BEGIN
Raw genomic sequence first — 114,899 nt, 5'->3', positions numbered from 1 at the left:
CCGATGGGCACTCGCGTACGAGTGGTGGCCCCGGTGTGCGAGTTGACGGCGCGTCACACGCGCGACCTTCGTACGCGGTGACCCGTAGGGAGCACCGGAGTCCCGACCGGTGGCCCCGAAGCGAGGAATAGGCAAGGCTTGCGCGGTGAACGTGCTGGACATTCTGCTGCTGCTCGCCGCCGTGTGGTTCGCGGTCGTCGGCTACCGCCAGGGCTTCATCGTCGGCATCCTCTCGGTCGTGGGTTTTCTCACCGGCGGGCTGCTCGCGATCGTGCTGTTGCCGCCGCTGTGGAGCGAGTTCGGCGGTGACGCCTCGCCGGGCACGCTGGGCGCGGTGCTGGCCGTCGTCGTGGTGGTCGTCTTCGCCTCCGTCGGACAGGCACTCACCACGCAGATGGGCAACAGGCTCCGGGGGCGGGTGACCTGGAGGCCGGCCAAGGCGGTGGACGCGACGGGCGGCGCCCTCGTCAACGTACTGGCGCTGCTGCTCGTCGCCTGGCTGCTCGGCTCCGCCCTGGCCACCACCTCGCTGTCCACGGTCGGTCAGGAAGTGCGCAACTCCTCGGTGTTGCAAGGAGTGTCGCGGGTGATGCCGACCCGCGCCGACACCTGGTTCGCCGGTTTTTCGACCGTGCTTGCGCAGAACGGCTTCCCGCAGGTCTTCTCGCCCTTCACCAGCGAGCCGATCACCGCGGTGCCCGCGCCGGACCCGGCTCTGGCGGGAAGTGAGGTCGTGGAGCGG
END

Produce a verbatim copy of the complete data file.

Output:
Raw genomic sequence first — 114,899 nt, 5'->3', positions numbered from 1 at the left:
CCGATGGGCACTCGCGTACGAGTGGTGGCCCCGGTGTGCGAGTTGACGGCGCGTCACACGCGCGACCTTCGTACGCGGTGACCCGTAGGGAGCACCGGAGTCCCGACCGGTGGCCCCGAAGCGAGGAATAGGCAAGGCTTGCGCGGTGAACGTGCTGGACATTCTGCTGCTGCTCGCCGCCGTGTGGTTCGCGGTCGTCGGCTACCGCCAGGGCTTCATCGTCGGCATCCTCTCGGTCGTGGGTTTTCTCACCGGCGGGCTGCTCGCGATCGTGCTGTTGCCGCCGCTGTGGAGCGAGTTCGGCGGTGACGCCTCGCCGGGCACGCTGGGCGCGGTGCTGGCCGTCGTCGTGGTGGTCGTCTTCGCCTCCGTCGGACAGGCACTCACCACGCAGATGGGCAACAGGCTCCGGGGGCGGGTGACCTGGAGGCCGGCCAAGGCGGTGGACGCGACGGGCGGCGCCCTCGTCAACGTACTGGCGCTGCTGCTCGTCGCCTGGCTGCTCGGCTCCGCCCTGGCCACCACCTCGCTGTCCACGGTCGGTCAGGAAGTGCGCAACTCCTCGGTGTTGCAAGGAGTGTCGCGGGTGATGCCGACCCGCGCCGACACCTGGTTCGCCGGTTTTTCGACCGTGCTTGCGCAGAACGGCTTCCCGCAGGTCTTCTCGCCCTTCACCAGCGAGCCGATCACCGCGGTGCCCGCGCCGGACCCGGCTCTGGCGGGAAGTGAGGTCGTGGAGCGG